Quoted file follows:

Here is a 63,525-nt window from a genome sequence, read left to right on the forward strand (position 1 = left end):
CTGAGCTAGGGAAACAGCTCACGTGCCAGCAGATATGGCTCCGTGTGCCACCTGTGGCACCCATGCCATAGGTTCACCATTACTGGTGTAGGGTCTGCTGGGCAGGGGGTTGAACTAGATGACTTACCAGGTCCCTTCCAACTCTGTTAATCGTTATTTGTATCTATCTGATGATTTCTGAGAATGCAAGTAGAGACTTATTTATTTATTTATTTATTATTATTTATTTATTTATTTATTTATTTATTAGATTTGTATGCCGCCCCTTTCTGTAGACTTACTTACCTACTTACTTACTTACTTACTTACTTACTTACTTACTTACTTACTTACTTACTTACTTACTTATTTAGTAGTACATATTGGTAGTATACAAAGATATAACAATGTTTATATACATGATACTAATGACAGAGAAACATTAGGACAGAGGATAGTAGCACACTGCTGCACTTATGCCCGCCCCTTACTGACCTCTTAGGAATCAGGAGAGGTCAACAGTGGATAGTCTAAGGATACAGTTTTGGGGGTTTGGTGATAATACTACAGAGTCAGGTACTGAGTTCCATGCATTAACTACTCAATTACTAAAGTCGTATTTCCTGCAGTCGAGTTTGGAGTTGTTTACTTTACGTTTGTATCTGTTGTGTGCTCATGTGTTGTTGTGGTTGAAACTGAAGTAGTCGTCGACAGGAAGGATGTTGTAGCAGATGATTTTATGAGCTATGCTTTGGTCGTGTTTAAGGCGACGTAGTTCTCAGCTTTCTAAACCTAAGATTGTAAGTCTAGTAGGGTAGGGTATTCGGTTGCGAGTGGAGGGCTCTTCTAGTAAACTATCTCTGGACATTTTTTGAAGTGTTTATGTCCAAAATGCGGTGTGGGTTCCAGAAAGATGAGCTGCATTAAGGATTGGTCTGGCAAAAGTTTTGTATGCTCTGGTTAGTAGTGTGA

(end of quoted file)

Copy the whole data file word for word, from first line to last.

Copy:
Here is a 63,525-nt window from a genome sequence, read left to right on the forward strand (position 1 = left end):
CTGAGCTAGGGAAACAGCTCACGTGCCAGCAGATATGGCTCCGTGTGCCACCTGTGGCACCCATGCCATAGGTTCACCATTACTGGTGTAGGGTCTGCTGGGCAGGGGGTTGAACTAGATGACTTACCAGGTCCCTTCCAACTCTGTTAATCGTTATTTGTATCTATCTGATGATTTCTGAGAATGCAAGTAGAGACTTATTTATTTATTTATTTATTATTATTTATTTATTTATTTATTTATTTATTAGATTTGTATGCCGCCCCTTTCTGTAGACTTACTTACCTACTTACTTACTTACTTACTTACTTACTTACTTACTTACTTACTTACTTACTTACTTACTTATTTAGTAGTACATATTGGTAGTATACAAAGATATAACAATGTTTATATACATGATACTAATGACAGAGAAACATTAGGACAGAGGATAGTAGCACACTGCTGCACTTATGCCCGCCCCTTACTGACCTCTTAGGAATCAGGAGAGGTCAACAGTGGATAGTCTAAGGATACAGTTTTGGGGGTTTGGTGATAATACTACAGAGTCAGGTACTGAGTTCCATGCATTAACTACTCAATTACTAAAGTCGTATTTCCTGCAGTCGAGTTTGGAGTTGTTTACTTTACGTTTGTATCTGTTGTGTGCTCATGTGTTGTTGTGGTTGAAACTGAAGTAGTCGTCGACAGGAAGGATGTTGTAGCAGATGATTTTATGAGCTATGCTTTGGTCGTGTTTAAGGCGACGTAGTTCTCAGCTTTCTAAACCTAAGATTGTAAGTCTAGTAGGGTAGGGTATTCGGTTGCGAGTGGAGGGCTCTTCTAGTAAACTATCTCTGGACATTTTTTGAAGTGTTTATGTCCAAAATGCGGTGTGGGTTCCAGAAAGATGAGCTGCATTAAGGATTGGTCTGGCAAAAGTTTTGTATGCTCTGGTTAGTAGTGTGA